often thought the moment when things
began falling apart on campus, was not
itself a repudiation of the large university
as such. Polls taken then showed most pro-
testing students liked it at Berkeley and
were only angry about certain infringe-
ments on political activity. Most did not
share Mario Savio's celebrated view that
the university was a machine that pro-
cessed students on behalf of the military-
industrial complex. But over time it gain-
ed ground, because some students took it
so seriously that they changed their lives,
and others, who took it less earnestly and
so remained in college, still used it to
coerce university administrations.' The
war, the new left, and black power led,
inevitably it seems, to demands for stu-
dent power.
The new politics on campus was hard to
handle. Universities could not do much
to change the world, or even themselves.
Sometimes they could make small adjust-
ments like dropping ROTC or admitting
black students. These concessions rarely
seemed adequate. So students struck and
rioted, often in pursuit of what it was not
possible for universities to give. E v e n
though no great changes took place every-
one was mad at universities anyway, par-
ents, alumnae, politicians, taxpayers and
students alike, though not for the same
reasons. The result was that support for,
and to a degree faith in, universities de-
clined, which meant in turn relatively less
money was available to run existing pro-

grams, much less to introduce new soc-
ially conscious ones.
To make things worse for universities a
new romanticism, identified with the coun-
ter-culture, developed in the mid-Sixties,
based on the ideas of men like Paul Good-
man and Norman 0. Brown, scraps of
Oriental theologies, faint memories of
having once read something by Thor-
eau, and much else. The effect of this
was to uphold intuition, spontaneity, self-
expression, play, and the primitive against
reason, science, work, order and the like.
The new romanticism was a more ser-
ious threat in some ways than the new
politics because while the new politics
struck at the structure and orientation
of universities, romanticism challenged
their right to exist. If truth were received
by the spirit, the orderly search for it
which academicians believed in was self-
defeating. And if spontaneity and free-
dom were more precious than discipline,
the controls on which both teaching and
research depend were irrelevunt too.
THE PROBLEM, both with the new pol-
itics and the new romanticism, was that
while neither was apropriate to the uni-
versity, both were imposed on it to a
degree by students, younger faculty, and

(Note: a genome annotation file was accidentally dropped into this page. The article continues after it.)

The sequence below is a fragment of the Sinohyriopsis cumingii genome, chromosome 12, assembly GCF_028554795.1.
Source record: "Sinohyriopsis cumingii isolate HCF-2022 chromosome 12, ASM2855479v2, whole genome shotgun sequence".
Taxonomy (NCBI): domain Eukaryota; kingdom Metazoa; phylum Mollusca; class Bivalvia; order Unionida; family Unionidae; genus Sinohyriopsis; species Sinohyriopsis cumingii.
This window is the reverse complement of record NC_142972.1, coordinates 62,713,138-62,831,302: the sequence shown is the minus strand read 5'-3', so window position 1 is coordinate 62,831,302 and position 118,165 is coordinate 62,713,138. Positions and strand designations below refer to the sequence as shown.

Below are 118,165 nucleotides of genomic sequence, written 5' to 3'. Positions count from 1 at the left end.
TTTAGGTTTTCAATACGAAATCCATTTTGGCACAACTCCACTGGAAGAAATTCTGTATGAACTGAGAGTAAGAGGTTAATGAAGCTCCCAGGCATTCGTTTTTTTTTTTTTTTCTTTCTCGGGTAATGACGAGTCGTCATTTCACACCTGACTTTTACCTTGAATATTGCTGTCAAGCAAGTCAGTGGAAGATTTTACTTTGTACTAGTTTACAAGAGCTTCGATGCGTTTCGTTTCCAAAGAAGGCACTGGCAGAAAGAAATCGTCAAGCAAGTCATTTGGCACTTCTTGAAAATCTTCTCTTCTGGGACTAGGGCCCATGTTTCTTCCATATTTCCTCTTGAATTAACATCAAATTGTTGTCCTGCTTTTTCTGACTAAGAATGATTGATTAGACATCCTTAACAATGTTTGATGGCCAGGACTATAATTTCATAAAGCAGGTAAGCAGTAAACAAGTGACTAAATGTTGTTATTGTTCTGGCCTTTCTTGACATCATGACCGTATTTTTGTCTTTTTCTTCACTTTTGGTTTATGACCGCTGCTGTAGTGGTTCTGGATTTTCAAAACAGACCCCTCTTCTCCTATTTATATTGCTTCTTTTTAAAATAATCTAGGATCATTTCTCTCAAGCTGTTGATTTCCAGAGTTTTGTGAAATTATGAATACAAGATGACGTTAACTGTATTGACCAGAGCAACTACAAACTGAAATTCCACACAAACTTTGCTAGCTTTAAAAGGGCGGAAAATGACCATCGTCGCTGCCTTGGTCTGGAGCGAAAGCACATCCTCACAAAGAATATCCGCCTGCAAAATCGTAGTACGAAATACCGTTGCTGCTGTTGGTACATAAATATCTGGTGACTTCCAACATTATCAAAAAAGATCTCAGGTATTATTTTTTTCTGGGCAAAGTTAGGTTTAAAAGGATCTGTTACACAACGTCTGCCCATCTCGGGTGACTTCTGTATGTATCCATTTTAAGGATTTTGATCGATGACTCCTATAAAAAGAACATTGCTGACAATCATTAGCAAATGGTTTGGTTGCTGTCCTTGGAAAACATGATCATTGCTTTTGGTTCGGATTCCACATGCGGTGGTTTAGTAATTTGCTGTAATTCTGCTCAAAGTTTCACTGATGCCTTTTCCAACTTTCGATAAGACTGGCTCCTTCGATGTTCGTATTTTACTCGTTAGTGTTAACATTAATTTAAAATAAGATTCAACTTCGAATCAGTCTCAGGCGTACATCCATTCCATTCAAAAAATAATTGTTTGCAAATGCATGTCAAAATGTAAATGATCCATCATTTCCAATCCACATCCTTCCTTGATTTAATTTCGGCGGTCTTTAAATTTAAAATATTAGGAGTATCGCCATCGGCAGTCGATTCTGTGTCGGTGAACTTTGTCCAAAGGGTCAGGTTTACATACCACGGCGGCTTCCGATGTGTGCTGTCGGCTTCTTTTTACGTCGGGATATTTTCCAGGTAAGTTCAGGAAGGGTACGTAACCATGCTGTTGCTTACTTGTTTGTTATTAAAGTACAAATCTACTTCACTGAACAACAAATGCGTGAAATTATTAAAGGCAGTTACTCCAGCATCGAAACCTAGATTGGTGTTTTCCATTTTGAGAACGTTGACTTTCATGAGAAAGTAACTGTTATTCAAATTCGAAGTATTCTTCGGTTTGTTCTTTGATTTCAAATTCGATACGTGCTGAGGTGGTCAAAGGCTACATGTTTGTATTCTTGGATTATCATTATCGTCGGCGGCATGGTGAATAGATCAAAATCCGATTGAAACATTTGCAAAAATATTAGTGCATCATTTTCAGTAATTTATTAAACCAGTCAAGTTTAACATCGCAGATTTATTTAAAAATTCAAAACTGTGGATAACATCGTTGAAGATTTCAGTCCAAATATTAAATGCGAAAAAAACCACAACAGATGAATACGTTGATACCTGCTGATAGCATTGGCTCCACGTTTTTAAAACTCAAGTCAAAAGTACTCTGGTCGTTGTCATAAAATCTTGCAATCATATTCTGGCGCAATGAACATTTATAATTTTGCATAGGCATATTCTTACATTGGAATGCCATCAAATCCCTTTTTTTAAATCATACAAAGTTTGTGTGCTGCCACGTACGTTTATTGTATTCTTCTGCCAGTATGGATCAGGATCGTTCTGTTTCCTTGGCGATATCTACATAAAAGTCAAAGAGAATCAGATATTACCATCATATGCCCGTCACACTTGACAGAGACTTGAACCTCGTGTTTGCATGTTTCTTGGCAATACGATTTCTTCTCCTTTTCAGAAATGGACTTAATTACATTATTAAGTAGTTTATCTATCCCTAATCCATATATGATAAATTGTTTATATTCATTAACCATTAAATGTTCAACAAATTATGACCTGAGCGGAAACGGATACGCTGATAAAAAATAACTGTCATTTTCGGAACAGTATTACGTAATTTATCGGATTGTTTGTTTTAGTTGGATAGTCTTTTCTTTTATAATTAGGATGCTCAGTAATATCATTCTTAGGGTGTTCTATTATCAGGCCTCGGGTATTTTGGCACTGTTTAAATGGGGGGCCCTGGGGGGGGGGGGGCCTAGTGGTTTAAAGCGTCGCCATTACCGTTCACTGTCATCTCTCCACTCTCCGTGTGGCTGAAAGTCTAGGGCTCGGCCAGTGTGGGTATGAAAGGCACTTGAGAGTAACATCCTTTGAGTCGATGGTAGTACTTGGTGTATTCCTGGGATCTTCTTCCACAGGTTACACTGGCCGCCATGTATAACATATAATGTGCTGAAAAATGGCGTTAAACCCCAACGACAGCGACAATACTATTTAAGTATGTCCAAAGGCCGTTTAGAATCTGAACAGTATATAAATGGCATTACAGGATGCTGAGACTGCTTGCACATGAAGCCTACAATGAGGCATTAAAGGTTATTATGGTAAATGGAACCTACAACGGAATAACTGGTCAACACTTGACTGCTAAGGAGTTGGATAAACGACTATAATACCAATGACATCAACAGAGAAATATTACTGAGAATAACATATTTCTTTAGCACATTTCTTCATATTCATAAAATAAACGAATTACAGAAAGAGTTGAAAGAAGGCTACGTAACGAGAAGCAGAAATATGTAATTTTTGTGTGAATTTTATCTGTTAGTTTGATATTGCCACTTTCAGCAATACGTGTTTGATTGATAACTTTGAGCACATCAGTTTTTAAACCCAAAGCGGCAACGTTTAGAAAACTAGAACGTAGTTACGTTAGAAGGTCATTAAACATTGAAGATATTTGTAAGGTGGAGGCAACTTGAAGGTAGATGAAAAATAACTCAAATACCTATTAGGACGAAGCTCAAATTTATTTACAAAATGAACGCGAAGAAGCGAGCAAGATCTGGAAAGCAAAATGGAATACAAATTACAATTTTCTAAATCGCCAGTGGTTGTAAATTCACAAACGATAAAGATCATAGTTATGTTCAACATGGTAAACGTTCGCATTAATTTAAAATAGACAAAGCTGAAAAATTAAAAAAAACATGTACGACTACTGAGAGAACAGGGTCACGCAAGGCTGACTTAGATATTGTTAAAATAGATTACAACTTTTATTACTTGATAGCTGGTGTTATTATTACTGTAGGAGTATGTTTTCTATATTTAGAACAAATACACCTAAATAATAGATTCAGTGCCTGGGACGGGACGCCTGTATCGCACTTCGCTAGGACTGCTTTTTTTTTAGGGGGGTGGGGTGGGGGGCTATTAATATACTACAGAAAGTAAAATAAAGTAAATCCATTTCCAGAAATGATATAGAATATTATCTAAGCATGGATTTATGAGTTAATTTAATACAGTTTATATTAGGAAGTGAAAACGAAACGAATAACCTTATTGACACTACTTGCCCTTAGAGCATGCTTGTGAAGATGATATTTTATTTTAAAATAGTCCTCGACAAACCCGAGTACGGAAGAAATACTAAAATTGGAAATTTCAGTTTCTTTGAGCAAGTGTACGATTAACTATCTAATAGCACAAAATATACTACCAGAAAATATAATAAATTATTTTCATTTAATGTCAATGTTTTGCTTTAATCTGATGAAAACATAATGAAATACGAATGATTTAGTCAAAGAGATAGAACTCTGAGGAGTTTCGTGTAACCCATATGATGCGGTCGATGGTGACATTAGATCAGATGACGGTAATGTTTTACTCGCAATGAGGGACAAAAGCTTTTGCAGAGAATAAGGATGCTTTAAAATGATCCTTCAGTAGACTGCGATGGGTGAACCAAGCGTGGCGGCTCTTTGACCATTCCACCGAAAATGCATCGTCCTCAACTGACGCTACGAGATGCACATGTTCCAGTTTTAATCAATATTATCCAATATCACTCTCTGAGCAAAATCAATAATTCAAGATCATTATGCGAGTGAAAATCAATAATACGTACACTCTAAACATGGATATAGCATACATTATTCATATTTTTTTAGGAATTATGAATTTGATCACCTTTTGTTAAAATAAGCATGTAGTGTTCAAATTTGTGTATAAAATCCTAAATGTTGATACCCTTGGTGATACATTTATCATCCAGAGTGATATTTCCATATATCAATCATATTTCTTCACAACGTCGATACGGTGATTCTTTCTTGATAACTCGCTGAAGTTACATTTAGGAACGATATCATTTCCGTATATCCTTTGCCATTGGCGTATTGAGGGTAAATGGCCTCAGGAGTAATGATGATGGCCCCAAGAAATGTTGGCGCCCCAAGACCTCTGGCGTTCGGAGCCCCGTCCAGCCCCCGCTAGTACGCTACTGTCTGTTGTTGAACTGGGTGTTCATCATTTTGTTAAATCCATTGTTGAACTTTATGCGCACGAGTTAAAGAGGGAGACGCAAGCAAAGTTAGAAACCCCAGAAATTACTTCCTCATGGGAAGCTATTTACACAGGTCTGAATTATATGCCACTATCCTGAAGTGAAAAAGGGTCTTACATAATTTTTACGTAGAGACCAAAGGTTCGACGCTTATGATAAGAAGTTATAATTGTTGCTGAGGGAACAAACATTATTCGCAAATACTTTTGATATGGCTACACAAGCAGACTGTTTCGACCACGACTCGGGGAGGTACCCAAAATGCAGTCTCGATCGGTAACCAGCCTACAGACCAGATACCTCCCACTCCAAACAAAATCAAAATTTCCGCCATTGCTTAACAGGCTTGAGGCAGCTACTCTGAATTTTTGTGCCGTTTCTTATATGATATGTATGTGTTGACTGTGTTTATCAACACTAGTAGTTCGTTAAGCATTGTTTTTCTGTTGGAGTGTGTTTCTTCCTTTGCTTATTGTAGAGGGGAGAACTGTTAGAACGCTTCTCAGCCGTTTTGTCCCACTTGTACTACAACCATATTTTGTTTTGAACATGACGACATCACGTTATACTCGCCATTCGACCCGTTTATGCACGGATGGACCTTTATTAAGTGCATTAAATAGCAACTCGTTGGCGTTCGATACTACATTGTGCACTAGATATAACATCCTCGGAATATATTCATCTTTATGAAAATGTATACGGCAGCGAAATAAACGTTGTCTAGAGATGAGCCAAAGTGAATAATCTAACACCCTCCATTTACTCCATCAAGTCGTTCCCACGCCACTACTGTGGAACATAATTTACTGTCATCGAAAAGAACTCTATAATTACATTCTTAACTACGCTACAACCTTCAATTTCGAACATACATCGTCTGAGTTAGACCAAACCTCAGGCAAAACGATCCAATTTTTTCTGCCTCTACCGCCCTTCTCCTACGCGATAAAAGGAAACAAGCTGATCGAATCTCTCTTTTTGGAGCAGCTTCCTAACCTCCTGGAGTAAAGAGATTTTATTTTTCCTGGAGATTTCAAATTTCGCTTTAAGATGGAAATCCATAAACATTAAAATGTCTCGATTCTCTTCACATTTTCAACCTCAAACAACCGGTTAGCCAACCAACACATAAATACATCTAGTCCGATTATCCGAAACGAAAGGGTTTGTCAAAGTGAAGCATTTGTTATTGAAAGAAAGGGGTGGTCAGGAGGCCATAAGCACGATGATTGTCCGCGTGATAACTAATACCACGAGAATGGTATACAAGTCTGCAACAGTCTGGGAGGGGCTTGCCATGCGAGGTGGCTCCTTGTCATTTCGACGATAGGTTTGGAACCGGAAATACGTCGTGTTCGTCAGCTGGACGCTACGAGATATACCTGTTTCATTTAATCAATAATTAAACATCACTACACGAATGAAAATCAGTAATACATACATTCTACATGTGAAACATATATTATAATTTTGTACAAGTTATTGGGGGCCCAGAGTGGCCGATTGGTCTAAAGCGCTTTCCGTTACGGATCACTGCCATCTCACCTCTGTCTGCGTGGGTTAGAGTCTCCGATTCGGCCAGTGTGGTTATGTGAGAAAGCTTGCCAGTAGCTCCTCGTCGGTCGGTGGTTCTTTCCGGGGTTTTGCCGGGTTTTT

sometimes even administrators eager to
be relevant and socially conscious. T h e
politics and mores of the counter-culture
were of no matter to universities when
practiced in rural communes.
They were real headaches when ad-
vanced by students working for academic
degrees, who yet proclaimed the triumph
of virtues which were not just different
from, but incompatible with, the princi-
ples on which science and scholarship are
based. Many of these students ought to
have dropped out, since what they de-
manded no university could provide. But,
as they didn't, universities made comprom-
ises, some practical and some debiliat-
ing. Restrictions on students conduct were
eliminated, dormitories opened to both
sexes, and so on. These were successful
moves which reduced tensionat little ex-
pense to the university's real work.
Other adjustments were not so satis-

factory. More minority students were ad-
mitted, but because many of them could
not make it in the usual ways special pro-
grams, such as black studies, were devis-
ed for them. Ostensibly these were on a
par with other academic offerings. But in
practice they often were staffed by un-
qualified (except racially) faculties and
run so laxly that after four years they
produced graduates who had learned al-
most nothing of value and were qualified
only to be token blacks for employers des-
perate to avoid violating the equal oppor-
tunity laws. Many black studies programs
were classic examples of self-deception,
if not outright fakery, in the name of
justice.
Grades were another case in point. It
began to be argued that grades were sym-
bols of the competitive, inhuman social
order that students meant to change. They
stifled creativity and led students to work
only for marks, not for love of knowledge.
These are not bad arguments. About all
that can be said for grading is that it re-
sembles, in a way, the marketplace and so
in some sense does prepare students for
life in the real world, where it is results
that count, and not how they are arrived
at. But in any case, arguments about the
grading system are meaningless because
for various practical reasons little can
be done about it.
Even if universities wanted to do away
with grades society would not let them.
Since this is so, what has happened at a
great many colleges and universities is
that faculties simply give higher marks.
Grade inflation is so pronounced at Har-
vard, to give only one example, that re-
cently two-thirds of a class graduated with
honors. Thus, instead of being reformed,
the grading system was subverted, and
the giving of grades is now an even more
futile and ridiculous exercise than it was
before.
THESE ARE but symptoms of the gen-
eral malaise afflicting universities today.
Professors and administrators take much